3. Billard, R. (1997) Les poissons d'eau douce des rivières de France. Identification, inventaire et répartition des 83 espèces. Delachaux & Niestlé, Lausanne.
  4. Lelek, A. (1987) The freshwater fishes of Europe. Vol. 9, Threatened fishes of Europe. Wiesbaden, AUCLA-Verlag.
  5. Kottelat, M. and Freyhof, J. (2007) Handbook of European freshwater fishes. Publications Kottelat, Cornol, Switzerland.
  6. FishBase (November, 2011)
  7. Cavalli, L., Pech, N. and Chappaz, R. (2003) Diet and growth of the endangered Zingel asper in the Durance River. Journal of Fish Biology, 63: 460-471.
  8. Labonne, J. and Gaudin, P. (2006) Modelling population viability in fragmented environments: contribution to the conservation of an endangered percid (Zingel asper). Canadian Journal of Fisheries and Aquatic Science, 63: 650-659.
  9. Fish Conservation Centre (1995) Freshwater fish of annexes II and IV of the EC Habitats Directive. Fish Conservation Centre, Brussels.

Image credit

Apron, Zingel asper, studio shot  
Apron, Zingel asper, studio shot

© Michel Roggo

Michel Roggo


Link to this photo

Arkive species - Apron (Zingel asper) Embed this Arkive thumbnail link ("portlet") by copying and pasting the code below.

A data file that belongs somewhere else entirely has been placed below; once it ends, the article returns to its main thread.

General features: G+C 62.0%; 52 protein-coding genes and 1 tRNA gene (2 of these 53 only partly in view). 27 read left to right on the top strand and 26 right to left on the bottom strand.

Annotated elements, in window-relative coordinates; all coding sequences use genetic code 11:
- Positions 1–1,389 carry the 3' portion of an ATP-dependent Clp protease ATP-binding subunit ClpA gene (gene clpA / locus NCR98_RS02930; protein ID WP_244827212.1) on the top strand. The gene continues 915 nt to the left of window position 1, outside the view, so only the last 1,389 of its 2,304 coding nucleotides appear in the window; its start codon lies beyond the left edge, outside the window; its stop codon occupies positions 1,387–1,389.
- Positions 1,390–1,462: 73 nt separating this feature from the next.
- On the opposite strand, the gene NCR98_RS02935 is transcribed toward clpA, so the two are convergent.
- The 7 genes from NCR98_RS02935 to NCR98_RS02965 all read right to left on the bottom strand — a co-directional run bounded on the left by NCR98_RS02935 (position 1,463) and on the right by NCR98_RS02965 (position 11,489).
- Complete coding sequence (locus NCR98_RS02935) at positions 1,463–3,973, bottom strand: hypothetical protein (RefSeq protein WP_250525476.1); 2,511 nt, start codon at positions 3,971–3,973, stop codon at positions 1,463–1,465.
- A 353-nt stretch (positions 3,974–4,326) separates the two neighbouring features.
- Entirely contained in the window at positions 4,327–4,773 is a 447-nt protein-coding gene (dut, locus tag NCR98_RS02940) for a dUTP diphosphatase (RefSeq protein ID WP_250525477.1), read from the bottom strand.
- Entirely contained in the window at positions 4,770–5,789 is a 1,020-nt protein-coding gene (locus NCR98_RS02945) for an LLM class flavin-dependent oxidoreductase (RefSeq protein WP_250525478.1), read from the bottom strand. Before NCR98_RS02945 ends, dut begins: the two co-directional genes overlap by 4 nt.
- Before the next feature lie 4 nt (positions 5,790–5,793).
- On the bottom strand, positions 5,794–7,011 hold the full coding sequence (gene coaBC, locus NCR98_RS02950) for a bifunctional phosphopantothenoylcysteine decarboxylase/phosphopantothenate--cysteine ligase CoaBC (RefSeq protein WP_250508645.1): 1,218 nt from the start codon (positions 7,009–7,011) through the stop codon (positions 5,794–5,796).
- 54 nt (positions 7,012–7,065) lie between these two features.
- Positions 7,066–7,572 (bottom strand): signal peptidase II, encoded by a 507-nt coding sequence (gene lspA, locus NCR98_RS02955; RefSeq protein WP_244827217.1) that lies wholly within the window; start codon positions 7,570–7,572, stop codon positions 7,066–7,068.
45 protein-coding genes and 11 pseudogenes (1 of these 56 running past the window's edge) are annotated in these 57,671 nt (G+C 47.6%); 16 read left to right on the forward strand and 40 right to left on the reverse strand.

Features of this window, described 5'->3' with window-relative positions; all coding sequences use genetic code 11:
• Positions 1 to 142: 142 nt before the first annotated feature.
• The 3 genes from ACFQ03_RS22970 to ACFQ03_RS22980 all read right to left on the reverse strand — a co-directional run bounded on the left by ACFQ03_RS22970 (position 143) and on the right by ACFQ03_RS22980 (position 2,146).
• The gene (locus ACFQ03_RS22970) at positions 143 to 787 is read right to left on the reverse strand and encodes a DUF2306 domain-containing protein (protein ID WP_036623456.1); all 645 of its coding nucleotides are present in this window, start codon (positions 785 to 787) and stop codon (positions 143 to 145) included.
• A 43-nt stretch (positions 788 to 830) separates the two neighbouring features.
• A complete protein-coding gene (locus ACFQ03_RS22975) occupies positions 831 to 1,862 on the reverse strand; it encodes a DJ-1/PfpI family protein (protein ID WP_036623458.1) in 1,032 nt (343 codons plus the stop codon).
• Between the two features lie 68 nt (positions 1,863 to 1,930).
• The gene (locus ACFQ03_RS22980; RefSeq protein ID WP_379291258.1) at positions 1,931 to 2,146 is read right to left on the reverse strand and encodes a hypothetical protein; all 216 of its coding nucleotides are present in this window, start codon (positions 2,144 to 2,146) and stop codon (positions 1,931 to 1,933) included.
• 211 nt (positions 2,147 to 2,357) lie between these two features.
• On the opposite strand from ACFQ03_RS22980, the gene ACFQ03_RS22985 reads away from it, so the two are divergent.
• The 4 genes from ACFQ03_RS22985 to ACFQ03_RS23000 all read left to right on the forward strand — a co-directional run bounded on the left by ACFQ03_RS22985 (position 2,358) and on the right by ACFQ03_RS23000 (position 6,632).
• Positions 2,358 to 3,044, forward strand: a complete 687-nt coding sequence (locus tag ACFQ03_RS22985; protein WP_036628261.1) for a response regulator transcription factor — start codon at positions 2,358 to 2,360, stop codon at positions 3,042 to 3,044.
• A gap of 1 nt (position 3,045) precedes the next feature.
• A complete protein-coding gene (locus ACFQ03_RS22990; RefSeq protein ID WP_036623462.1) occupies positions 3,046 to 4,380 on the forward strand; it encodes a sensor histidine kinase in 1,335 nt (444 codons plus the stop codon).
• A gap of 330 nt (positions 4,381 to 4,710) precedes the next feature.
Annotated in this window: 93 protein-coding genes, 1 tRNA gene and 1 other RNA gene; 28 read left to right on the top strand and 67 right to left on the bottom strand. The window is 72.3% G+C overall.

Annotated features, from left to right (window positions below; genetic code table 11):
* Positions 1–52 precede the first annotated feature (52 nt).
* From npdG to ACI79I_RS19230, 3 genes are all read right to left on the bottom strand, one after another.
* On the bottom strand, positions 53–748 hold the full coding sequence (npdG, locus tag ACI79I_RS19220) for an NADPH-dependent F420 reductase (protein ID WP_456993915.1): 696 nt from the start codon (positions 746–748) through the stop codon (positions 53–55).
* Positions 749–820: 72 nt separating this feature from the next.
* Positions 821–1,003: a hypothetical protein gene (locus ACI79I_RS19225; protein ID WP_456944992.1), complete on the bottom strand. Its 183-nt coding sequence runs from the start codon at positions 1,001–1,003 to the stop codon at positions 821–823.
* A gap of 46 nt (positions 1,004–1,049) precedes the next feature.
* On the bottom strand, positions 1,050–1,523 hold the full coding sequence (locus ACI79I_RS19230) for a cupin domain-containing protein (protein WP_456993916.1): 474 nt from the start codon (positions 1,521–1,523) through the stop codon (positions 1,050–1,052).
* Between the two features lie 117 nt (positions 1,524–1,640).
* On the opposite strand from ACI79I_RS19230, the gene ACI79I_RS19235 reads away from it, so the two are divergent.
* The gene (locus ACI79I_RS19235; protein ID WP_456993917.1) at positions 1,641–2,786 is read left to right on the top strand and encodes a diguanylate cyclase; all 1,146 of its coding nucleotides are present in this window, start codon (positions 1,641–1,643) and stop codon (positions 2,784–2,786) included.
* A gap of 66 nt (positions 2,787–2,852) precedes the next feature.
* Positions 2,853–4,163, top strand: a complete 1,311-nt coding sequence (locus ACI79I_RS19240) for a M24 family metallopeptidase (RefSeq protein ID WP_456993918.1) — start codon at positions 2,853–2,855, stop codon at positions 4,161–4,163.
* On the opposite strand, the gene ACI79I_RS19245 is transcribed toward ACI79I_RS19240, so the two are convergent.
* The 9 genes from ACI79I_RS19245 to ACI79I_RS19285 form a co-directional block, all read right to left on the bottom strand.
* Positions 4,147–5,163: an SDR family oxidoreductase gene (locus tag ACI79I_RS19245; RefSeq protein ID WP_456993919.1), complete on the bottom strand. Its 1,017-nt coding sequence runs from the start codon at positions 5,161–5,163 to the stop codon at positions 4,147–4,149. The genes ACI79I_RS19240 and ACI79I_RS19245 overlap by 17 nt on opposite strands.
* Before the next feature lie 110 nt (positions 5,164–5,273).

Terms of Use - The displayed portlet may be used as a link from your website to Arkive's online content for private, scientific, conservation or educational purposes only. It may NOT be used within Apps.

Read more about



MyARKive offers the scrapbook feature to signed-up members, allowing you to organize your favourite Arkive images and videos and share them with friends.

Play the Team WILD game:

Team WILD, an elite squadron of science superheroes, needs your help! Your mission: protect and conserve the planet’s species and habitats from destruction.

Conservation in Action

Which species are on the road to recovery? Find out now »

This species is featured in:

This species is affected by global climate change. To learn about climate change and the species that are affected, visit our climate change pages.

Help us share the wonders of the natural world. Donate today!


Back To Top